Repsol Honda’s Marc Marquez continued his dominant form in this year’s MotoGP World Championship by maintaining his perfect win record for 2014 with victory at the French Grand Prix ahead of Movistar Yamaha MotoGP’s Valentino Rossi in second place, and GO&FUN Honda Gresini’s Alvaro Bautista in third.
Le Mans is fabled for its variable weather conditions, but this year conditions were fine and dry for the entire race weekend, resulting in new Circuit Best Lap, Circuit Record Lap and Average race speed records being set. Conditions at Le Mans were not only dry, but unusually warm with a peak track temperature of 46°C being recorded during Sunday’s twenty-eight lap race.
Q&A with Shinji Aoki – Manager, Bridgestone Motorsport tire Development Department
Unusually for Le Mans, this year we had warm and dry weather for every single MotoGP session. What effect did this have on tire performance?
“Overall, having the same weather for the whole race weekend had a positive effect on tire performance. It gave the teams and riders plenty of time to find a setup to extract the maximum performance out of the tires, which hasn’t always been the case at Le Mans in recent years due to variable weather conditions. Le Mans is a circuit that requires a good setup, as it is easy to get excessive wheel-spin in the many hard acceleration zones which hurts both lap times and tire durability. Our 2014 specification slick tires have been optimized for better safety, but looking at the results so far this year, we can see there is also a marked improvement in performance. This year’s French Grand Prix was no exception, with the fine weather conditions enabling Marquez to set a new outright lap record and race lap record, while the race average speed was also the fastest ever recorded at Le Mans.”
Although temperatures were quite warm at Le Mans, the hardest of the front and rear slick options were not selected by riders for the race. Why weren’t the harder slick options more widely used?
“Le Mans is not very demanding on tires, so even though temperatures were high, most riders wanted to see if they could make their softer rear slick perform consistently over the race. Looking at how quick the pace was at Le Mans this year, it seems that the riders could achieve this, so selecting the softer rear slick options for the race was logical. Those riders that did evaluate the harder rear slick options in free practice felt they got better initial performance from the softer option rear, and that they could manage the degradation in grip comfortably over longer distances.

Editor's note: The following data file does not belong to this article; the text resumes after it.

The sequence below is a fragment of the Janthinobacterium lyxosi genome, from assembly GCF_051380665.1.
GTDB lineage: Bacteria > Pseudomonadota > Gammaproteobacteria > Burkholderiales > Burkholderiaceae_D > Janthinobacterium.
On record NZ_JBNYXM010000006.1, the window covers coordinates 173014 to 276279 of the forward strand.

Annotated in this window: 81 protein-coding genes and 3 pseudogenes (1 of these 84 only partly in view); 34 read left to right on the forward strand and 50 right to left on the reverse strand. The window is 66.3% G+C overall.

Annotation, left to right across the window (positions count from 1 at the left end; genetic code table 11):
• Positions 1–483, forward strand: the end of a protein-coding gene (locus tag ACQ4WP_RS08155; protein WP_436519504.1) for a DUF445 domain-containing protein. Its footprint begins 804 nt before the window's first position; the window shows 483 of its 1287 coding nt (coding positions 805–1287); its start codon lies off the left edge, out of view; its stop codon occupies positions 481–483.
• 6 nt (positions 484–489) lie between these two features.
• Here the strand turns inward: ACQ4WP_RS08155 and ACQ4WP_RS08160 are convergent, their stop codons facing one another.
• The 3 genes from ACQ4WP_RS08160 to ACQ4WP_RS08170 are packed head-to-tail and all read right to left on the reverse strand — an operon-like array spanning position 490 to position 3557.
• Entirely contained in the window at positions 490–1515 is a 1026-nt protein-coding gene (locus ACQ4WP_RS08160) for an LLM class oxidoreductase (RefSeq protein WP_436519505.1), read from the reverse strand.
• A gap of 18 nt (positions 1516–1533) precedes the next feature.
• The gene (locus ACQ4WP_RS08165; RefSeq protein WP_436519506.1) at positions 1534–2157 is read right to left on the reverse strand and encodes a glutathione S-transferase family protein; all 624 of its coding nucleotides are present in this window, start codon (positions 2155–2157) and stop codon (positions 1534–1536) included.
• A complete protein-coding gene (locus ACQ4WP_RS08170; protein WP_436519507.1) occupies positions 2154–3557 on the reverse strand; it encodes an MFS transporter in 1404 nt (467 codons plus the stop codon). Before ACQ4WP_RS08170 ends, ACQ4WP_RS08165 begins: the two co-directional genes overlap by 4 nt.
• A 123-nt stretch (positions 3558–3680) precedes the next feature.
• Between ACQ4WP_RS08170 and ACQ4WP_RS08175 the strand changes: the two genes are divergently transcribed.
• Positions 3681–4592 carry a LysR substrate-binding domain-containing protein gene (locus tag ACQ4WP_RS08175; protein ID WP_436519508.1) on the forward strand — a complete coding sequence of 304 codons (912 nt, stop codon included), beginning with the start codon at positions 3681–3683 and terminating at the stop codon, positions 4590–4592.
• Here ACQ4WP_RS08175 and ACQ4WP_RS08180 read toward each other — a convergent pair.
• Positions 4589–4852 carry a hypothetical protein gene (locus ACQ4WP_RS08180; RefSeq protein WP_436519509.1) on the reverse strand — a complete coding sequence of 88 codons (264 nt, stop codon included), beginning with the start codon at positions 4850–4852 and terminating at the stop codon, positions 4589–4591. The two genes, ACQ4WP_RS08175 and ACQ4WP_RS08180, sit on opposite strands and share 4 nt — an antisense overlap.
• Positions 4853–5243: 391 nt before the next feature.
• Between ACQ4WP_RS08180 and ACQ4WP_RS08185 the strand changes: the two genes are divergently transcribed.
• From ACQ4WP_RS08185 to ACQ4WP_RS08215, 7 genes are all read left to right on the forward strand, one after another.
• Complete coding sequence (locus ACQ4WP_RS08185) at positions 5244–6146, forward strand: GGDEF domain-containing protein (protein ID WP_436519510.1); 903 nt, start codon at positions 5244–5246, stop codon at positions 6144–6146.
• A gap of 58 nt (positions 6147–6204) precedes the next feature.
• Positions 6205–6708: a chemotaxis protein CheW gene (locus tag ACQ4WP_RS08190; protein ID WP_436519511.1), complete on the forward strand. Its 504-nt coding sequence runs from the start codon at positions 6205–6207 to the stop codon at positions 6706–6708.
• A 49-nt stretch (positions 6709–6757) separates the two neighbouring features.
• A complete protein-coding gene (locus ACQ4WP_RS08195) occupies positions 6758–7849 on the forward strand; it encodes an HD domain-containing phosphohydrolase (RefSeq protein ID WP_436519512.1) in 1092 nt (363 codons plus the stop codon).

“For the front slick, the riders now have three compound options to choose from and almost every rider felt that the soft compound front slick had the right balance of cornering and braking stability, and could still perform in its optimum range in the high track temperatures we had this weekend. However, as we visit circuits that are more severe on tires such as the Circuit de Catalunya, I think we will once again see more variety in tire choice for the race, particularly for the rear.”
Some riders are saying that the current warm-up performance of the tires allows them to reach full potential after just a few corners, whereas years ago it took at least a lap for the tires to reach optimum temperature. How was this achieved and did Bridgestone have to compromise other areas of tire performance to achieve this?
“When designing a tire, it is often a case of finding the best compromise between grip and durability as if you increase one of these, invariably you have to reduce the other. Basically, if you want a grippier tire, then that tire will need to wear out quicker. We also need to consider finding the best balance between outright grip and good warm-up performance and this is the area that we’ve worked hardest in recent years. This is why the riders now feel they can push on our tires straight away. It means that MotoGP tires are now safer than ever.
“The balance between grip, durability and operating temperature range in our MotoGP tires is now at a very good level, but this isn’t the result of one particular technology breakthrough. Rather, it is the result of the constant refinement of all aspects of the tire including compound, construction and profile development.”
Bob Ulrich was named Modern Tire Dealer editor in August 2000. He joined the magazine in 1985 as assistant editor, and has been responsible for gathering statistical information for MTD's "Facts Issue" since 1993.